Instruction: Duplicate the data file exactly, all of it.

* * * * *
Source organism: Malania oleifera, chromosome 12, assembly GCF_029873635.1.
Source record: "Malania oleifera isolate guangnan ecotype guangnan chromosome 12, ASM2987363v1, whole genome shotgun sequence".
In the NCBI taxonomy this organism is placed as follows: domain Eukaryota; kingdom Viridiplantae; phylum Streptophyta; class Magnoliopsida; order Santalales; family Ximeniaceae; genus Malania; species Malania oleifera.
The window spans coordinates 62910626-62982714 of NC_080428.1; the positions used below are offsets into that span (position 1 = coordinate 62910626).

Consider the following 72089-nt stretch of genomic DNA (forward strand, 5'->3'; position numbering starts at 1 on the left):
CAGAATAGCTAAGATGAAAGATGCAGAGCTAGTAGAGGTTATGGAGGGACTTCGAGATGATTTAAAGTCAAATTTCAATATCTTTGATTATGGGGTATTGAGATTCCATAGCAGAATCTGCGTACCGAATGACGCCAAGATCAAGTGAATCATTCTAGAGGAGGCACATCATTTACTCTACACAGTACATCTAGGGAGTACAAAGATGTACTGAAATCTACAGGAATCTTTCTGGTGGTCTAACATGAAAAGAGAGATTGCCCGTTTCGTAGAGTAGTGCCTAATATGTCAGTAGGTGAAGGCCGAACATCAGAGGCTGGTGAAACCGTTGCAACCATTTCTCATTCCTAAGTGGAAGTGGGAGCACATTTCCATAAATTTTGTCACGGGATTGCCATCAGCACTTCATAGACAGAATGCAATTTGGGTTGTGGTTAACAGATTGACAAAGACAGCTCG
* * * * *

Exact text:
Source organism: Malania oleifera, chromosome 12, assembly GCF_029873635.1.
Source record: "Malania oleifera isolate guangnan ecotype guangnan chromosome 12, ASM2987363v1, whole genome shotgun sequence".
In the NCBI taxonomy this organism is placed as follows: domain Eukaryota; kingdom Viridiplantae; phylum Streptophyta; class Magnoliopsida; order Santalales; family Ximeniaceae; genus Malania; species Malania oleifera.
The window spans coordinates 62910626-62982714 of NC_080428.1; the positions used below are offsets into that span (position 1 = coordinate 62910626).

Consider the following 72089-nt stretch of genomic DNA (forward strand, 5'->3'; position numbering starts at 1 on the left):
CAGAATAGCTAAGATGAAAGATGCAGAGCTAGTAGAGGTTATGGAGGGACTTCGAGATGATTTAAAGTCAAATTTCAATATCTTTGATTATGGGGTATTGAGATTCCATAGCAGAATCTGCGTACCGAATGACGCCAAGATCAAGTGAATCATTCTAGAGGAGGCACATCATTTACTCTACACAGTACATCTAGGGAGTACAAAGATGTACTGAAATCTACAGGAATCTTTCTGGTGGTCTAACATGAAAAGAGAGATTGCCCGTTTCGTAGAGTAGTGCCTAATATGTCAGTAGGTGAAGGCCGAACATCAGAGGCTGGTGAAACCGTTGCAACCATTTCTCATTCCTAAGTGGAAGTGGGAGCACATTTCCATAAATTTTGTCACGGGATTGCCATCAGCACTTCATAGACAGAATGCAATTTGGGTTGTGGTTAACAGATTGACAAAGACAGCTCG